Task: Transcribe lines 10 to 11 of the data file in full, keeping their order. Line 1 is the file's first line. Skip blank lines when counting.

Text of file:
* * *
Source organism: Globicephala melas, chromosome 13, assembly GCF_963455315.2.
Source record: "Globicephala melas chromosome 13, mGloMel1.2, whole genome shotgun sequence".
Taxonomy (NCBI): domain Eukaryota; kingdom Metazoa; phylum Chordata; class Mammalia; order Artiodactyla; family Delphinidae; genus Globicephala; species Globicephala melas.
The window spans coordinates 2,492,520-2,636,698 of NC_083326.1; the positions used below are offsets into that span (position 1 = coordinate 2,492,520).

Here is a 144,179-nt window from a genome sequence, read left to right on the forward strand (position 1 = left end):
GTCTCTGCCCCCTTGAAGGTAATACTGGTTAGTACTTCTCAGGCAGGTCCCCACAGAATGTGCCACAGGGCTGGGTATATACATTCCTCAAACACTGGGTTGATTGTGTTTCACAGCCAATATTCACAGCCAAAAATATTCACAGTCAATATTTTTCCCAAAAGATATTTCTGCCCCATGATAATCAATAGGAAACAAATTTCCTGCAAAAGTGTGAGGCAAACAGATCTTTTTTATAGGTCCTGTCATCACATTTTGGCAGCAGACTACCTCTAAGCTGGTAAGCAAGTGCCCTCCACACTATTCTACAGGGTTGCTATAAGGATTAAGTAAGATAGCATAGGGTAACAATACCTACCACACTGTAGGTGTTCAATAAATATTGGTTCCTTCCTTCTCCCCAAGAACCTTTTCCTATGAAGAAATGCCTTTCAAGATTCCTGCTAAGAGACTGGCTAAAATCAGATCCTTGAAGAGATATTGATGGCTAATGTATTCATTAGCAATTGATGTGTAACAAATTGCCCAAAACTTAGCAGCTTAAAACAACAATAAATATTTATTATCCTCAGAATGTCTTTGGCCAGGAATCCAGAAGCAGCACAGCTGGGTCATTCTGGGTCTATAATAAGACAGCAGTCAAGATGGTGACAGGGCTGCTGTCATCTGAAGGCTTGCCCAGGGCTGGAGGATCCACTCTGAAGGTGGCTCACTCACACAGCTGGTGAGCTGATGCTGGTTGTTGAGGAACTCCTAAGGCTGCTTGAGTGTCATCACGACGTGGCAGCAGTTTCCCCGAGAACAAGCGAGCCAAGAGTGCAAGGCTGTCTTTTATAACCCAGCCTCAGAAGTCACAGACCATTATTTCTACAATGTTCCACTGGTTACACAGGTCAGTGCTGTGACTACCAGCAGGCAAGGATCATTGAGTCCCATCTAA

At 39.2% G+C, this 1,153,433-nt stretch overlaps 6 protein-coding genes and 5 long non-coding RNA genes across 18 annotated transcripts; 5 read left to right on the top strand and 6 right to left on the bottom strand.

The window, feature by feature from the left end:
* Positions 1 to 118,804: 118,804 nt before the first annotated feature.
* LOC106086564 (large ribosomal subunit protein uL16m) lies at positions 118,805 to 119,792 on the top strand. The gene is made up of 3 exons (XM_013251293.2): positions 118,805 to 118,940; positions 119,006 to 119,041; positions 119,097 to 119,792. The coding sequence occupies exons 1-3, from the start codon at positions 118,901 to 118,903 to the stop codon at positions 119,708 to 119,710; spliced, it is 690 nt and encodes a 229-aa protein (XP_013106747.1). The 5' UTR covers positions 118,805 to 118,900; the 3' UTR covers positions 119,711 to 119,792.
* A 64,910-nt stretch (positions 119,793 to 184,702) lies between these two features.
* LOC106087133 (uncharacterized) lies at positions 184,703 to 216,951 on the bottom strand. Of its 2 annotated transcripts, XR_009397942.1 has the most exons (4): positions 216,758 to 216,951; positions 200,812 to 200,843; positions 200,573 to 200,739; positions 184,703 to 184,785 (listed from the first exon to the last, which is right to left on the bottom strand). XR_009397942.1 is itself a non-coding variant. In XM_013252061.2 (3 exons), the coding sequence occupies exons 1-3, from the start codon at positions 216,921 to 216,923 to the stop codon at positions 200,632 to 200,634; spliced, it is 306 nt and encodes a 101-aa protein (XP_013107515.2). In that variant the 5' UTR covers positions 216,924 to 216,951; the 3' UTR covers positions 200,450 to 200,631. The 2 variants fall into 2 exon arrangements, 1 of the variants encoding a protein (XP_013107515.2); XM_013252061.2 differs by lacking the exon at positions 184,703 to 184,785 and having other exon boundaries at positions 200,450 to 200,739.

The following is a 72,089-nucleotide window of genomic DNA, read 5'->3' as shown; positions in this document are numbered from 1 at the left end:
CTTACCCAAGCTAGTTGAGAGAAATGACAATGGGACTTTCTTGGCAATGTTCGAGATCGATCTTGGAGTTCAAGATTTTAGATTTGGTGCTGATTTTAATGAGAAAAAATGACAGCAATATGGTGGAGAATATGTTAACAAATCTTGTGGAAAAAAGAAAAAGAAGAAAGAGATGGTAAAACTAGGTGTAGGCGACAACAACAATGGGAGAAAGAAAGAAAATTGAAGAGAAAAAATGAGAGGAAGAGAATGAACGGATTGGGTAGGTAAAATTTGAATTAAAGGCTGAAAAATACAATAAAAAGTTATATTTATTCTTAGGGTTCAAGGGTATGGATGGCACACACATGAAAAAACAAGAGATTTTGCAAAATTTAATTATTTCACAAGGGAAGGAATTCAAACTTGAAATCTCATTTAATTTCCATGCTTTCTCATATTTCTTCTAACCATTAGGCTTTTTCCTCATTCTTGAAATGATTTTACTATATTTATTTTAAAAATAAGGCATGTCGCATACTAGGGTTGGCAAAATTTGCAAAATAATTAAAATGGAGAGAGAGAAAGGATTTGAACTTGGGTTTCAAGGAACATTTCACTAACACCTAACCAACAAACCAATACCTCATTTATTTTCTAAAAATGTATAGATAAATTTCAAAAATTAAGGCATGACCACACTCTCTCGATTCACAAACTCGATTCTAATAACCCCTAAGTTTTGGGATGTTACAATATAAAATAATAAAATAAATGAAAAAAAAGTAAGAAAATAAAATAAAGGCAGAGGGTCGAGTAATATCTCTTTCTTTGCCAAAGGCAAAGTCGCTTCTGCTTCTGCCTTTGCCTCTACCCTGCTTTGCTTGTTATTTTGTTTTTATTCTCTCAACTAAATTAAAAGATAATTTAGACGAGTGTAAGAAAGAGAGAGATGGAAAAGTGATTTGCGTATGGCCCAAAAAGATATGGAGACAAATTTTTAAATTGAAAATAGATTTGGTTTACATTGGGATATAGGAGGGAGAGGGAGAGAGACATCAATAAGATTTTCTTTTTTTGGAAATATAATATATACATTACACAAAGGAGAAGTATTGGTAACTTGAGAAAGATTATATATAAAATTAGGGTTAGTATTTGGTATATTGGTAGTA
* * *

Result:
* LOC106086564 (large ribosomal subunit protein uL16m) lies at positions 118,805 to 119,792 on the top strand. The gene is made up of 3 exons (XM_013251293.2): positions 118,805 to 118,940; positions 119,006 to 119,041; positions 119,097 to 119,792. The coding sequence occupies exons 1-3, from the start codon at positions 118,901 to 118,903 to the stop codon at positions 119,708 to 119,710; spliced, it is 690 nt and encodes a 229-aa protein (XP_013106747.1). The 5' UTR covers positions 118,805 to 118,900; the 3' UTR covers positions 119,711 to 119,792.
* A 64,910-nt stretch (positions 119,793 to 184,702) lies between these two features.